India is home to a vast array of uniqueties, that is an amalgamation of the diversity making up every strand of its intriguing experience. Be it the physical attributes of geography or the heritage aspects of history or the legacy of its exemplary cultural riches, the country is abounding in stories and expressions that span out a remarkable weave upon its motleyed tapestry of exquisites. One such form of the cultural beauty that shines through in all its wondrous ingenuity amassed by numerous residences within the realms of the flair afforded by the artistic happens to be the many traditional handicrafts that are as diverse and as many as the many people of India who make up her innumerable fibers of identity.
Every region of the country has an array of such locally produced hand made wonders that are each special in their own right, and the north eastern part of the country is no exception. A haven of the sublime extravagance that nature has bountifully bathed our land in is the state of Meghalaya, magical enough in its name itself that translates as the Abode of the Clouds and harbouring within its pristine expanse the calm of a beauty surreal. It is through the captivating allure of this north eastern state that flows a charm eked out deftly on a fabric that is one of the most luxurious in the world. The Eri silk, native to some parts of north east India is itself a delight to behold, whether it be in its shimmering elegance or its majestic shine, its delicate feel or its richly royal look, and this particular variety of the eri, called the Ryndia that is the organic, ‘peace silk’ of the Khasi Hills is even more special in its such attributes that makes it shine through all the more in its placid awareness.
While Ryndia silk is already a rich element in itself that marks the expanse of the immense cultural repertoire of the Khasis, the magnificence of its beauty is complemented by also another as culturally relevant form of expression that however is limited to only a specific area in Meghalaya. Unique in its thermal properties is this eri silk that is therefore woven into very fine shawls of immense warmth, an equally reinstating beauty that is also as definite a cultural phenomenon the Khasis take pride in identifying themselves with. Beautifying the luxurious spread of these excellent quality eri shawls is a certain intricate work etched upon its glorious glow in wool that makes for an equally breathtaking pursuit of the wonder that the human hands can deftly conjure up. A unique embroidery that makes its way along the borders of the eri shawl as well as other garments made from the silk variety is one of the most amazing art forms stemming from Meghalaya, or more appropriately only from the Mustoh village of the state, where the 200 years old pattern of needlework called Khneng presents itself as a spectacular work of craftsmanship. Practiced today by only a handful of weavers in Mustoh and also by some in the Shella region of Sohra, the Khneng embroidery itself has a wonderful backstory to its origins that helps embody it even more of the charm across its every stitch steeped in a profusion of beauty.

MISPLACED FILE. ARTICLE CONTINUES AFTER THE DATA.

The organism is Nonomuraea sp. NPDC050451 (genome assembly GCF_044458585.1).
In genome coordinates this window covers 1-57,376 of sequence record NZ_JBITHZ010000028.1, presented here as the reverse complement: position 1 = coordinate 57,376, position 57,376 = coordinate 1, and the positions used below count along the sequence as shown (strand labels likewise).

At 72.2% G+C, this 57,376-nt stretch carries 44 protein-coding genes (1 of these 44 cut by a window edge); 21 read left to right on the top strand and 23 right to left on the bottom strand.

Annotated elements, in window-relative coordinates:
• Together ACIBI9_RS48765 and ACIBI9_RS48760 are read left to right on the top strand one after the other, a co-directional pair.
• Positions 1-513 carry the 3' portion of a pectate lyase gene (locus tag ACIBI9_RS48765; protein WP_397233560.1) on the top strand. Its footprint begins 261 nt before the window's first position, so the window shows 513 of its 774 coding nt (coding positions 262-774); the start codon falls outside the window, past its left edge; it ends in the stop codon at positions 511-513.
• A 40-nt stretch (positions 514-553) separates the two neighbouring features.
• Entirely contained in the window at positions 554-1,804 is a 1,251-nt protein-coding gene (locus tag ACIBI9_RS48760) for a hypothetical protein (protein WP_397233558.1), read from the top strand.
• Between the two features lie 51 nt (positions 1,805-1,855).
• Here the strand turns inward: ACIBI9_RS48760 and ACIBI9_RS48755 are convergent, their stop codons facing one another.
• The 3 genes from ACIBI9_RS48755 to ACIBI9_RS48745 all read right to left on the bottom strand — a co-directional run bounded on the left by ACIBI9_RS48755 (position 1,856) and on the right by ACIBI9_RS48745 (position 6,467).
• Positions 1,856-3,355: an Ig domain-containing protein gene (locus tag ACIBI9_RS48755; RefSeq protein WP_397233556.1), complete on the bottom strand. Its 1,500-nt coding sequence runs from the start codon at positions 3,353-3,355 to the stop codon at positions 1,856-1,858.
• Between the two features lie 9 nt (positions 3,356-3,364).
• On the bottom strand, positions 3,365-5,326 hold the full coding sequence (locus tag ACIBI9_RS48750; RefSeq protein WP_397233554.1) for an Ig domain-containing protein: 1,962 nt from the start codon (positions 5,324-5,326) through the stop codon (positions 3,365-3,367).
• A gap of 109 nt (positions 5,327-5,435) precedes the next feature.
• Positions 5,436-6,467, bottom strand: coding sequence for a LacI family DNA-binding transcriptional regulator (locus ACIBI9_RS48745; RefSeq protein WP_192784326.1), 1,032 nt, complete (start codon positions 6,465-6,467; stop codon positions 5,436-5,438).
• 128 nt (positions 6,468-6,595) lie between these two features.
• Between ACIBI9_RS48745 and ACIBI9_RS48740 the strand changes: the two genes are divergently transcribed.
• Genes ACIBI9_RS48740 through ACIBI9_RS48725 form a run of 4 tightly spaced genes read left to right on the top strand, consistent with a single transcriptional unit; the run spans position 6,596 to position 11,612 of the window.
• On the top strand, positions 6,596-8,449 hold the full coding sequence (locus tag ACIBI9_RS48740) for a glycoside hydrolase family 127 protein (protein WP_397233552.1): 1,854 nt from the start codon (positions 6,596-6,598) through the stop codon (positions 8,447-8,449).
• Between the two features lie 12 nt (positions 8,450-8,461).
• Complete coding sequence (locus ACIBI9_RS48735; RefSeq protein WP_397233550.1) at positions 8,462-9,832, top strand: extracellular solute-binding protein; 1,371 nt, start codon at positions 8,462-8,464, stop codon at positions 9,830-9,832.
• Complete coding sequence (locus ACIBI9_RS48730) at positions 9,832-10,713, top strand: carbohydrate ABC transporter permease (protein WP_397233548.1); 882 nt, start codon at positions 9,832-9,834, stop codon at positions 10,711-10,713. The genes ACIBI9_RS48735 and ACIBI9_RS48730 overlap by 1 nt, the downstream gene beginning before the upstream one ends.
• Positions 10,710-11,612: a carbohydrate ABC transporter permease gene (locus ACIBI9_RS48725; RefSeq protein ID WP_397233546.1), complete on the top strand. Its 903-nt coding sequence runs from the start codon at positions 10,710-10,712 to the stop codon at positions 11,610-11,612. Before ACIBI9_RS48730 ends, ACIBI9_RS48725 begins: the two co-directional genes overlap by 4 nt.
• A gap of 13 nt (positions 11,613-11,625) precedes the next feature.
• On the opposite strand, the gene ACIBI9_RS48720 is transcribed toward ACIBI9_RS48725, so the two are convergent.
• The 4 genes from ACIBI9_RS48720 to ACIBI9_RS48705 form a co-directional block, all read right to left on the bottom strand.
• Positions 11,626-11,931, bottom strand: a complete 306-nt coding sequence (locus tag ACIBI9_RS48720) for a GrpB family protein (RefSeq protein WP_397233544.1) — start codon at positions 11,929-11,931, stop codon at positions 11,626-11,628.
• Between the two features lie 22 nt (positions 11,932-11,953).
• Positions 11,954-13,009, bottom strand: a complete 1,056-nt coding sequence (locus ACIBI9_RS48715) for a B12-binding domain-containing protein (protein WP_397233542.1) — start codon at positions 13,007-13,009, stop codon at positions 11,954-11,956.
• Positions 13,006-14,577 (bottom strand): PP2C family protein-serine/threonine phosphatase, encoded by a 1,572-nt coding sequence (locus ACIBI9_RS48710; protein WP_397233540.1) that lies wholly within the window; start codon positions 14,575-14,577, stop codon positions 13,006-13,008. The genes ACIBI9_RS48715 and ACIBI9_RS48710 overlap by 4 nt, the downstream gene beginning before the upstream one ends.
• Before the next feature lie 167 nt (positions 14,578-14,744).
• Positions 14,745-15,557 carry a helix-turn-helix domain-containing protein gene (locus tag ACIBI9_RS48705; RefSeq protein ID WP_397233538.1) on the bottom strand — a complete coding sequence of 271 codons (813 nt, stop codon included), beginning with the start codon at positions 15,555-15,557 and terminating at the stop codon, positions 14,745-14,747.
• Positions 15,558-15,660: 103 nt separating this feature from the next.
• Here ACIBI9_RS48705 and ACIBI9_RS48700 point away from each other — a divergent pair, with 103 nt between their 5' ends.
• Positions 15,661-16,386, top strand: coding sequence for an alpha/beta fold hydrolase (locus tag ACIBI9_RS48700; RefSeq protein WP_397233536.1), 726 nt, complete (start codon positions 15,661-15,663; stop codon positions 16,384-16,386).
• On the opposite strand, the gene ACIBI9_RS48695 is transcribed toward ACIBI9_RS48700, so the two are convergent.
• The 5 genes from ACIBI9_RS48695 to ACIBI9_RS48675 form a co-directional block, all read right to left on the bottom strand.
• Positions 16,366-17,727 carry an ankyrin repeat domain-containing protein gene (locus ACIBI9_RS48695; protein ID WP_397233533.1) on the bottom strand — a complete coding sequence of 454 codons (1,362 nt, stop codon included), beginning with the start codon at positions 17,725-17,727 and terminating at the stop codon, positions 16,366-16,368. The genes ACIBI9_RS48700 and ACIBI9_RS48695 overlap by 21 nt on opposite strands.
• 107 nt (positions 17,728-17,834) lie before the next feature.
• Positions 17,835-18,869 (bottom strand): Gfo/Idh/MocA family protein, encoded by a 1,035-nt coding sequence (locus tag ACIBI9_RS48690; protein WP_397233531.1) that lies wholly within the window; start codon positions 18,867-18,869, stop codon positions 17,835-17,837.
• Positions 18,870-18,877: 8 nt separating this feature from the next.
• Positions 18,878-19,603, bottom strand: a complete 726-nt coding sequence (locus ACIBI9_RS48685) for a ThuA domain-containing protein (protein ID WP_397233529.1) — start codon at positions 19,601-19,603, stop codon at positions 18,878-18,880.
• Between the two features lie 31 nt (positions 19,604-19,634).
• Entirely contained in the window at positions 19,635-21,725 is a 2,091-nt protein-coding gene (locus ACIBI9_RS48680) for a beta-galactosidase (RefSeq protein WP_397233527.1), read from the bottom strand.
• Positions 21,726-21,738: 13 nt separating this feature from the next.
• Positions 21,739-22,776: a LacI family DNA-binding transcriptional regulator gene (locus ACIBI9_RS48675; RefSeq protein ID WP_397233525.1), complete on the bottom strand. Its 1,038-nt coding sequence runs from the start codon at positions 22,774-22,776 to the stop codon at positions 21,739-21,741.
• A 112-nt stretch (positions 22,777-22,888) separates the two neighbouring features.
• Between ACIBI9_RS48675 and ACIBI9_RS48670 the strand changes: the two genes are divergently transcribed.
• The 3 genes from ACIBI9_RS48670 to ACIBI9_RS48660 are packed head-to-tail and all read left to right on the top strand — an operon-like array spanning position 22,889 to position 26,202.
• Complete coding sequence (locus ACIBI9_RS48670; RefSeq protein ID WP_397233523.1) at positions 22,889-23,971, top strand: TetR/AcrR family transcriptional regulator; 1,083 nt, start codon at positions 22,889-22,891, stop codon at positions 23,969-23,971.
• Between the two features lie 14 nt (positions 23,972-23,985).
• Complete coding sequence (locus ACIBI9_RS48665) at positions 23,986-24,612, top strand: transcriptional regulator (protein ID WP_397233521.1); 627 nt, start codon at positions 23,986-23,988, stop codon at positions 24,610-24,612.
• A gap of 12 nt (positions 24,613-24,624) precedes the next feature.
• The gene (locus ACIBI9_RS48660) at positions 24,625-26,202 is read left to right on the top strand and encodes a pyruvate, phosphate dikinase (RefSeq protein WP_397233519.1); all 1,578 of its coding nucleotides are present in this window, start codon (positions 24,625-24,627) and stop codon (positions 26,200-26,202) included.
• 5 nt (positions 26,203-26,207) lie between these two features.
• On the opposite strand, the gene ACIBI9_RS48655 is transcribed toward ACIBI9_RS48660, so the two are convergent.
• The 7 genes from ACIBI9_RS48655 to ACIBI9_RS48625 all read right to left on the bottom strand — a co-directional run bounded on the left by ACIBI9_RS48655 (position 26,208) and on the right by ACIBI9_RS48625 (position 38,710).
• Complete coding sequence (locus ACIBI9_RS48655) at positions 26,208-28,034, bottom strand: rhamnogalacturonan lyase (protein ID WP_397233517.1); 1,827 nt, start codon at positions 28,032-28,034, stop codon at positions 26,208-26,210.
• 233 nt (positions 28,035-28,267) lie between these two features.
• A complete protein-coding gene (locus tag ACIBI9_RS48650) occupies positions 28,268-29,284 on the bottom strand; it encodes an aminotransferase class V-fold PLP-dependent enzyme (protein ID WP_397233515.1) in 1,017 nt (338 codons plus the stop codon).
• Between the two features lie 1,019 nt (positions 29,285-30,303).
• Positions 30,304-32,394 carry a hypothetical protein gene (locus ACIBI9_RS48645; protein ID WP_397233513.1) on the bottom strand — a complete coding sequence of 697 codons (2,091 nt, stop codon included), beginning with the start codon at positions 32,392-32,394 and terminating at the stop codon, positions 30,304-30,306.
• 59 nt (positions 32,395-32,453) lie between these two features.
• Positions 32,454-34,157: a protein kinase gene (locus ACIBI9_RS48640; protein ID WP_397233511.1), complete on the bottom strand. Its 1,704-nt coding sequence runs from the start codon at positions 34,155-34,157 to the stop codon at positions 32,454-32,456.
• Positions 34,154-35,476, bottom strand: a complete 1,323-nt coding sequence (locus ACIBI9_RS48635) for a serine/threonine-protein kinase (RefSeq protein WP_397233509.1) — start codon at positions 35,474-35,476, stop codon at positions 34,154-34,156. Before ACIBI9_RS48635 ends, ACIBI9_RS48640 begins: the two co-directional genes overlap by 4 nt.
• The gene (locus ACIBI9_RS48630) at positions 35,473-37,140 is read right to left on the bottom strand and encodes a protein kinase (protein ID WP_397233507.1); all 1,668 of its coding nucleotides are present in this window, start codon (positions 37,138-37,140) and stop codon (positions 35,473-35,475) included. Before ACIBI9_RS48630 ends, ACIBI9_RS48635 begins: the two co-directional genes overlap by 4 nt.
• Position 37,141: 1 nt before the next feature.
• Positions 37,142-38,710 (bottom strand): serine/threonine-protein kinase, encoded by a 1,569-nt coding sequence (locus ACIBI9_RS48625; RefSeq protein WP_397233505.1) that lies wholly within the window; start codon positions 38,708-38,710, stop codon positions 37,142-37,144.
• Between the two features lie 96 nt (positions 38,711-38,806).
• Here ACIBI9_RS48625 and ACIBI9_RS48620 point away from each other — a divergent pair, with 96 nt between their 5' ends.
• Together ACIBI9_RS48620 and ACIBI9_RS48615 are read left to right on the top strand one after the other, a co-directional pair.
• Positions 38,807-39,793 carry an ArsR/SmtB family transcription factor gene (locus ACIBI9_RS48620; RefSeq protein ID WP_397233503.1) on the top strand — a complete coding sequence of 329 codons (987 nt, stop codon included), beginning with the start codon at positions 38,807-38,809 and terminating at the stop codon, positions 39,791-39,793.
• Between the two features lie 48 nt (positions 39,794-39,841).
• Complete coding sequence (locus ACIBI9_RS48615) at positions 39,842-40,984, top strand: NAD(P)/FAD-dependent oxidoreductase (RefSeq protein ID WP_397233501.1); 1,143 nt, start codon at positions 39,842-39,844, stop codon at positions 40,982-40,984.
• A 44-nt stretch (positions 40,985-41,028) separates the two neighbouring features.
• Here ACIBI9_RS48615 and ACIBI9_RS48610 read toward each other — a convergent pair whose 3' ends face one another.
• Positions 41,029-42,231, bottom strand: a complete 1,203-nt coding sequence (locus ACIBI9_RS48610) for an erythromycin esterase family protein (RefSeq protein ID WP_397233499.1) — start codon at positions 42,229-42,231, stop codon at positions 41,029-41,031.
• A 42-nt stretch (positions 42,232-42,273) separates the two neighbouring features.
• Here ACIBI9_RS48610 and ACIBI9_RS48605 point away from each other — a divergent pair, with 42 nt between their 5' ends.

It is believed that the Kheng embroidery, the pattern of which resembles a centipede, came into being from a lady who upon visiting the woods on being enticed by the curious sound of a particular insect, was so fascinated by that little creature of nature that she set about etching its form onto her Eri silk Jaiñpïen (a wrap-around) along its border. Deriving therefore its form from the insect, locally called the Ktiar, and its name from its featuring along the border or the khneng, this particular form of embroidery have been in practice for some two centuries now and continue to command awe even when it is a dying art. Traditionally done with black wool on the handspun and handwoven checkered Eri fabric as the black helps balance the thickness of the fabric and the spaces of the checks, the borders of which it embellishes, the embroidery is also worked out differently across different garments, as has been the traditional norm. So while across the shawl two lines of the motif, one thick and the other thinner, are stitched together horizontally, it is just a singular thick line of the design that makes for its presence along the vertical edges of the jainpien.